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Training and Safety Tip: Autumn preflight

Cool mornings. Shorter days. Falling leaves. Autumn's arrival does not (generally) prompt the use of a seasonal checklist but changing weather conditions do require a shift in your preflight emphasis.

Photo by Mike Fizer.

Critter patrol

As outdoor temperatures cool, mice look for a nice, warm nest for winter, and what better place than your airplane? Rodents can damage airplanes in several ways: Their urine is corrosive to aluminum, they chew through wires, and nesting materials can jam cables.

Be extra alert during autumn preflight for the telltale signs of a rodent invasion. Look for damage to seat cushions such as torn fabric—and if you see bits of foam or insulation anywhere in the cabin or cowl, your airplane might have become a mouse condo. It’s gross, but do look for mouse droppings—these can be hard to see on a dark carpet, so use a flashlight to help spot them. And don’t assume hangared airplanes are immune to mice. Those little suckers can get in anywhere.

Exhausted exhaust systems

Speaking of decreasing temperatures, you may be using the cabin heater for the first time in months, so your airplane’s exhaust shroud and the hoses that deliver heat into the cabin deserve special attention and careful inspection. If you haven’t bought one yet, now may be a good time to invest in a portable carbon monoxide detector.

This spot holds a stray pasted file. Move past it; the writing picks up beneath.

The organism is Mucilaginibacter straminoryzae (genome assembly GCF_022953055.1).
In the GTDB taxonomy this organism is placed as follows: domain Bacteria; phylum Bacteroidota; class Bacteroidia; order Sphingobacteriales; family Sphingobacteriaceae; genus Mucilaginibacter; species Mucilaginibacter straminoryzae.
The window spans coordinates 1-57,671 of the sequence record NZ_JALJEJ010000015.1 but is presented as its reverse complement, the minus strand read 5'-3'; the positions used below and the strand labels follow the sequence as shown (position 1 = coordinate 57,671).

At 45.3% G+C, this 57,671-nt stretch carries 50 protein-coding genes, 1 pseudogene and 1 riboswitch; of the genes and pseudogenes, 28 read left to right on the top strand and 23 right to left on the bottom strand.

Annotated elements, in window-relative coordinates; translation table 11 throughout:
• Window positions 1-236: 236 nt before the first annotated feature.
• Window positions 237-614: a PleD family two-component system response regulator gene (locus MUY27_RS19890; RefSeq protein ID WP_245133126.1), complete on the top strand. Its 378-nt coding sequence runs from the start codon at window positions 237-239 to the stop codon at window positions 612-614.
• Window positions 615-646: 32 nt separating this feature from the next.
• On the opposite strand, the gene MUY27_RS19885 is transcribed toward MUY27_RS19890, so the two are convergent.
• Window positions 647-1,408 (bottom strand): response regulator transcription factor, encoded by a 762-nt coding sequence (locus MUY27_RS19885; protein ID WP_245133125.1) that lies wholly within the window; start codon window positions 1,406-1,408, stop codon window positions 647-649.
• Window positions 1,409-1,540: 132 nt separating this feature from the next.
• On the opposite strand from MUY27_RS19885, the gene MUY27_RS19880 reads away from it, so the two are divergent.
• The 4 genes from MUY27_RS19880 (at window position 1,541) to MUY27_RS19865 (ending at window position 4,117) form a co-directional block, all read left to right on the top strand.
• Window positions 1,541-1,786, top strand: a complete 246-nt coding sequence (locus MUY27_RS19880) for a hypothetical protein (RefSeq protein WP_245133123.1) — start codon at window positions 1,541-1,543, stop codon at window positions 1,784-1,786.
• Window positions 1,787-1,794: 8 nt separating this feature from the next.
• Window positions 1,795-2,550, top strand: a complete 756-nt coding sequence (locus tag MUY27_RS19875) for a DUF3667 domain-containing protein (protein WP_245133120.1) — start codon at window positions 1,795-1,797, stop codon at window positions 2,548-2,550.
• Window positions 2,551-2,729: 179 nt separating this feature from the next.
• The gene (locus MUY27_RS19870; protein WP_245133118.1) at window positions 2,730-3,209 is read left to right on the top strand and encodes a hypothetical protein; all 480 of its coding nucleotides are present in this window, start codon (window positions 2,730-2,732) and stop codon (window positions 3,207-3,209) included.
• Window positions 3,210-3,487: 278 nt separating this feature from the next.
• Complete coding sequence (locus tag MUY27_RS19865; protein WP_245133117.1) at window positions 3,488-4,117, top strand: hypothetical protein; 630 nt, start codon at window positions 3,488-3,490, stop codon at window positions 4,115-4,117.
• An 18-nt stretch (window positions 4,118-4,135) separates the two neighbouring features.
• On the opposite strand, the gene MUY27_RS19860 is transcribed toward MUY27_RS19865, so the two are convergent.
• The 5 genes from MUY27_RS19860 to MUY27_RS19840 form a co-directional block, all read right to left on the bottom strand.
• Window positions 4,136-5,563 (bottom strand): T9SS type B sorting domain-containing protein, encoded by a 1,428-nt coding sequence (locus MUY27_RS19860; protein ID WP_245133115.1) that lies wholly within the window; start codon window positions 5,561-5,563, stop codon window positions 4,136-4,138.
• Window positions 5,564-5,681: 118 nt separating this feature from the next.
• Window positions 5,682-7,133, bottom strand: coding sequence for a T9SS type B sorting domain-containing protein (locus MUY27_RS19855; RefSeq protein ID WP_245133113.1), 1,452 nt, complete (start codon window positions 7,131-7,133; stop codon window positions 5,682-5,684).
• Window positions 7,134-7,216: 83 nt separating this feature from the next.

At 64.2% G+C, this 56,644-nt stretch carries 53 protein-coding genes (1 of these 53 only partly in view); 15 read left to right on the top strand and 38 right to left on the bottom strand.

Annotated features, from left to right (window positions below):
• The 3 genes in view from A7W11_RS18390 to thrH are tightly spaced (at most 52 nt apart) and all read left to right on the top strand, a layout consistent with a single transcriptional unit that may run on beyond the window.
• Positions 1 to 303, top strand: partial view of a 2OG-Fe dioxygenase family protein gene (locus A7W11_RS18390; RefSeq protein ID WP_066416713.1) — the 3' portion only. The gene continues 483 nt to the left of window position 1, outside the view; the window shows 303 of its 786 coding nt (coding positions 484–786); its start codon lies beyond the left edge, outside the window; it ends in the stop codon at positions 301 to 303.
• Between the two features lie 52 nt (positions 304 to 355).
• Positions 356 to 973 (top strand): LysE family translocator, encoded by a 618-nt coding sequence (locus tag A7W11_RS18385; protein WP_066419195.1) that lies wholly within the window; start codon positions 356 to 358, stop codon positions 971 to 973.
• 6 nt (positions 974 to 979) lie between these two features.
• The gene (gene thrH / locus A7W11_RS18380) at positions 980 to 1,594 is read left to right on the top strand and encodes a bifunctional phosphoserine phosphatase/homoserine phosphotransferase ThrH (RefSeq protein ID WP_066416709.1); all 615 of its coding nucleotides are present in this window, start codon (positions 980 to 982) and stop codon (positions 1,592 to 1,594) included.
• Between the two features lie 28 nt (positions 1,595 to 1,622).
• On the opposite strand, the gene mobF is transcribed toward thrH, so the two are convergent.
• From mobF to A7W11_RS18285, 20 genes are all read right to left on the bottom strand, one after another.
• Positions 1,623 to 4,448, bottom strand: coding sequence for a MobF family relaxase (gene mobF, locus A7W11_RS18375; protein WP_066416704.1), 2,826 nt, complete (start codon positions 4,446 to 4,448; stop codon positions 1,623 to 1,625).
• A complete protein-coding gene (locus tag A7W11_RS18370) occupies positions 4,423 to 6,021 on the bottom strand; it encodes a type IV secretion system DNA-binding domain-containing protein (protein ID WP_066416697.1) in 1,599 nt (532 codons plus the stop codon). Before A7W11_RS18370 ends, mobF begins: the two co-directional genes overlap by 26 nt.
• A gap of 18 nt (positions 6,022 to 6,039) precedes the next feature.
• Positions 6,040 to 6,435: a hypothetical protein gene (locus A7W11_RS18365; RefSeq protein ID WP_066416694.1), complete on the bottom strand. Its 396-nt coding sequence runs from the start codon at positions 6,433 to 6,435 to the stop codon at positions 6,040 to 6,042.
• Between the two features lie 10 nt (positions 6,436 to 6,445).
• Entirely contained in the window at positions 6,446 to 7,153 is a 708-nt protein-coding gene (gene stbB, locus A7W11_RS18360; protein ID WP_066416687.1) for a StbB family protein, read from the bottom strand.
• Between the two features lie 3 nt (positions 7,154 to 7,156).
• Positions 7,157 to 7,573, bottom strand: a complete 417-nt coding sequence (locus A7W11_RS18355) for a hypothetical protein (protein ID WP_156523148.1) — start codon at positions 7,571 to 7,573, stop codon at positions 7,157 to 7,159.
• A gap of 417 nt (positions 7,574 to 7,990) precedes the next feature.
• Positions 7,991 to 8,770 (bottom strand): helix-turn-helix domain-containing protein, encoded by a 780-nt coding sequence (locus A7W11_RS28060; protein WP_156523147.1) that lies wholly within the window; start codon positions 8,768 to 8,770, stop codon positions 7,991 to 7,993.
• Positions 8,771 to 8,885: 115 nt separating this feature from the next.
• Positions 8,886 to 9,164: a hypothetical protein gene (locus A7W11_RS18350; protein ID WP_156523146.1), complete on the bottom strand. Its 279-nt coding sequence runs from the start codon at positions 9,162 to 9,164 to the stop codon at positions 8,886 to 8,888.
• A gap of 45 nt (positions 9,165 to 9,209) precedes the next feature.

Frosty the wingman

Meanwhile, you may find the first frost of the season on your wings this time of year, as damp air is attracted to cold metal wings like flies to…uhh…never mind. You get the idea.

Unlike ice, frost does not increase weight significantly—but it greatly increases skin friction drag, reducing a wing’s lift and increasing the stall speed. It’s like covering the aircraft’s wings with sandpaper.

Don’t attempt to remove frost with a broom or a credit card. Odds are you won’t get it all, and it takes very little frost accumulation to have a huge impact on your airplane’s performance. One alternative is to park the aircraft in a hangar to avoid frost contamination. Or you can pick up a spray bottle of TKS deicing fluid to zap the frost, but with the fluid costing almost as much as French perfume, your best option may be to wait a bit.

After sunrise, as the temperature increases, the relative humidity drops, and frost magically sublimates into the atmosphere, clearing you for departure.

William E. Dubois
William E. Dubois is a widely published aviation writer and columnist. He is an FAA Safety Team rep and a rare "double" Master Ground Instructor accredited by both NAFI and MICEP. An AOPA member since 1983, he holds a commercial pilot certificate and has a degree in aviation technology. He was recognized as a Distinguished Flight Instructor in the 2021 AOPA Flight Training Experience Awards.
Topics: Flight School, Training and Safety, Student
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